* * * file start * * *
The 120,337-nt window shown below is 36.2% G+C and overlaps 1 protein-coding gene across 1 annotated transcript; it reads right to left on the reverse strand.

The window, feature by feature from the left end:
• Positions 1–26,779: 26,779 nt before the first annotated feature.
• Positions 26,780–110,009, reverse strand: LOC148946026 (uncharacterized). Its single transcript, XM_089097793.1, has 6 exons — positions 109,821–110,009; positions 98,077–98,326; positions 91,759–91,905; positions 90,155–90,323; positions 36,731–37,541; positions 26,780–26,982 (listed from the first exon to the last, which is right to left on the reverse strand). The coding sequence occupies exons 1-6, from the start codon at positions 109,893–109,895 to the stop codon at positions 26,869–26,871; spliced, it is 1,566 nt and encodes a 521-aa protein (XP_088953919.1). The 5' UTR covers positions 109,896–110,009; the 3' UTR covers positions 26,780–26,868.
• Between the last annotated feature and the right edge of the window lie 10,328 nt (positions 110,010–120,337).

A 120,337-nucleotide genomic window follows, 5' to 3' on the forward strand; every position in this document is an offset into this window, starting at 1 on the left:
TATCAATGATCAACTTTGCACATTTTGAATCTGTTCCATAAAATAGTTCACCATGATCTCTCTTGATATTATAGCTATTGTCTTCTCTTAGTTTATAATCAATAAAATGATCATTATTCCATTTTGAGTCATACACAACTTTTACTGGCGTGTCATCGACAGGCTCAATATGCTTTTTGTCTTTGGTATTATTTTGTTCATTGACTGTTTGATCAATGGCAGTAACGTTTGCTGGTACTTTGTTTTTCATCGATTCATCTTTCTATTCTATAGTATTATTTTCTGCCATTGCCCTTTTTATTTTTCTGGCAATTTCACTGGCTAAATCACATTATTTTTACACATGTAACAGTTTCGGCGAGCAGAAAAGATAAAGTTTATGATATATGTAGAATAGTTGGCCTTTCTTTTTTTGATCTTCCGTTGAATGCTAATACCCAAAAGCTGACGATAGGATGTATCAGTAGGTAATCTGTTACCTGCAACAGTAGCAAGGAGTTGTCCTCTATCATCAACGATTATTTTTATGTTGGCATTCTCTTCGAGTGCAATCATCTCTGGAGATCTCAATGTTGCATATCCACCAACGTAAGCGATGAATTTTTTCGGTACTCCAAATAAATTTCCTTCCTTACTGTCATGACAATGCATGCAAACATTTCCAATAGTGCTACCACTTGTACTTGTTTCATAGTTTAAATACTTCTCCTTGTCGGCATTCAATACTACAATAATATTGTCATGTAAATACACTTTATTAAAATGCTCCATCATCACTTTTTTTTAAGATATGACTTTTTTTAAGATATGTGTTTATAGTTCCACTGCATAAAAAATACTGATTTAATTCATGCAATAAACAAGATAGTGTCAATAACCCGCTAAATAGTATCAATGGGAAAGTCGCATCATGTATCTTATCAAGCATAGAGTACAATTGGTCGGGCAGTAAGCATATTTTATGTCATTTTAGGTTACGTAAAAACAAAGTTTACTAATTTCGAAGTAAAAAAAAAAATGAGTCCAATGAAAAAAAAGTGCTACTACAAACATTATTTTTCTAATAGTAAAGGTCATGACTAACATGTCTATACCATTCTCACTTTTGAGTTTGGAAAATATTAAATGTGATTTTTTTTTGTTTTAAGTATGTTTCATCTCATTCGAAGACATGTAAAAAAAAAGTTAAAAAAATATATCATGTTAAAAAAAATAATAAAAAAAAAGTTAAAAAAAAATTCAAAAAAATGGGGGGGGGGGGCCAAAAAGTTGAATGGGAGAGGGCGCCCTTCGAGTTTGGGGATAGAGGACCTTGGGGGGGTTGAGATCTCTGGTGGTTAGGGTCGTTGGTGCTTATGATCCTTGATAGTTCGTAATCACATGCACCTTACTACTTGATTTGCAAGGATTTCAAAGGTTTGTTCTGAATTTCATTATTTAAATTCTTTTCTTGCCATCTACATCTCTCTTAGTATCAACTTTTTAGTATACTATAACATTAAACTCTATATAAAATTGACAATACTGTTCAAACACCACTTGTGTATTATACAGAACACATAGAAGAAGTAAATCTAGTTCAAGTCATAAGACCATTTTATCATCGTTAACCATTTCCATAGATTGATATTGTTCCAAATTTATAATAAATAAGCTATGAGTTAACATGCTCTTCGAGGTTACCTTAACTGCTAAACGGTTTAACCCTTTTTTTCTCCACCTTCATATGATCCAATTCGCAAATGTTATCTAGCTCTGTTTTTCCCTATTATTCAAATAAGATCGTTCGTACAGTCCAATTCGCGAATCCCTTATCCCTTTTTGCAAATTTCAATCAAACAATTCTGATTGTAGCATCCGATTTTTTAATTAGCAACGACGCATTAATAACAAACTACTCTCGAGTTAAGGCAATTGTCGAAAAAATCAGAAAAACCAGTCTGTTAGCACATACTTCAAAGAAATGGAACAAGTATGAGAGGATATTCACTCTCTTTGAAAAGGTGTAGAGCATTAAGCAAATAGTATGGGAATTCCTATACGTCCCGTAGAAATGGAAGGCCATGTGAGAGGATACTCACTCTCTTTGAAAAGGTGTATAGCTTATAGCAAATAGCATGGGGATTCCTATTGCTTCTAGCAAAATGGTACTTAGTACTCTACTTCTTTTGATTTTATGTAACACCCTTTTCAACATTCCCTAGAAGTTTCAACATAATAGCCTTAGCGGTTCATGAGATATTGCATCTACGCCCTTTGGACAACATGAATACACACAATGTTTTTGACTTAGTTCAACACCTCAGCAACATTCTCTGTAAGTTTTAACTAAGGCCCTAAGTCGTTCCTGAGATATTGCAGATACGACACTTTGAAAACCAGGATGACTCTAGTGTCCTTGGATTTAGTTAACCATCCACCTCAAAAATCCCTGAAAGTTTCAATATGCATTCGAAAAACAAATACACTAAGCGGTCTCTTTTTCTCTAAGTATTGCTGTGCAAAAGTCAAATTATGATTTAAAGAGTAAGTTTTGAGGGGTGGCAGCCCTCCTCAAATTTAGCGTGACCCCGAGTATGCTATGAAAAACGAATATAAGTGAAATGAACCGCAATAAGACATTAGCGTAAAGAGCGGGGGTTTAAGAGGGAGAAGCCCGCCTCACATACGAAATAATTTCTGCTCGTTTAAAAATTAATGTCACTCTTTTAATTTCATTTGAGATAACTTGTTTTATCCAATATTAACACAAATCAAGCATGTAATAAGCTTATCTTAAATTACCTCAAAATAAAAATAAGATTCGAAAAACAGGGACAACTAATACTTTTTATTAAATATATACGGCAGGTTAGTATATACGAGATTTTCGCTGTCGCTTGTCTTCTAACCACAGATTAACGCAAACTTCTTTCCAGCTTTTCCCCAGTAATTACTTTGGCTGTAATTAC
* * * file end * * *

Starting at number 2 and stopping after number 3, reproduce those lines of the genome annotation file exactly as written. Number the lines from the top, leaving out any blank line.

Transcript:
The window, feature by feature from the left end:
• Positions 1–26,779: 26,779 nt before the first annotated feature.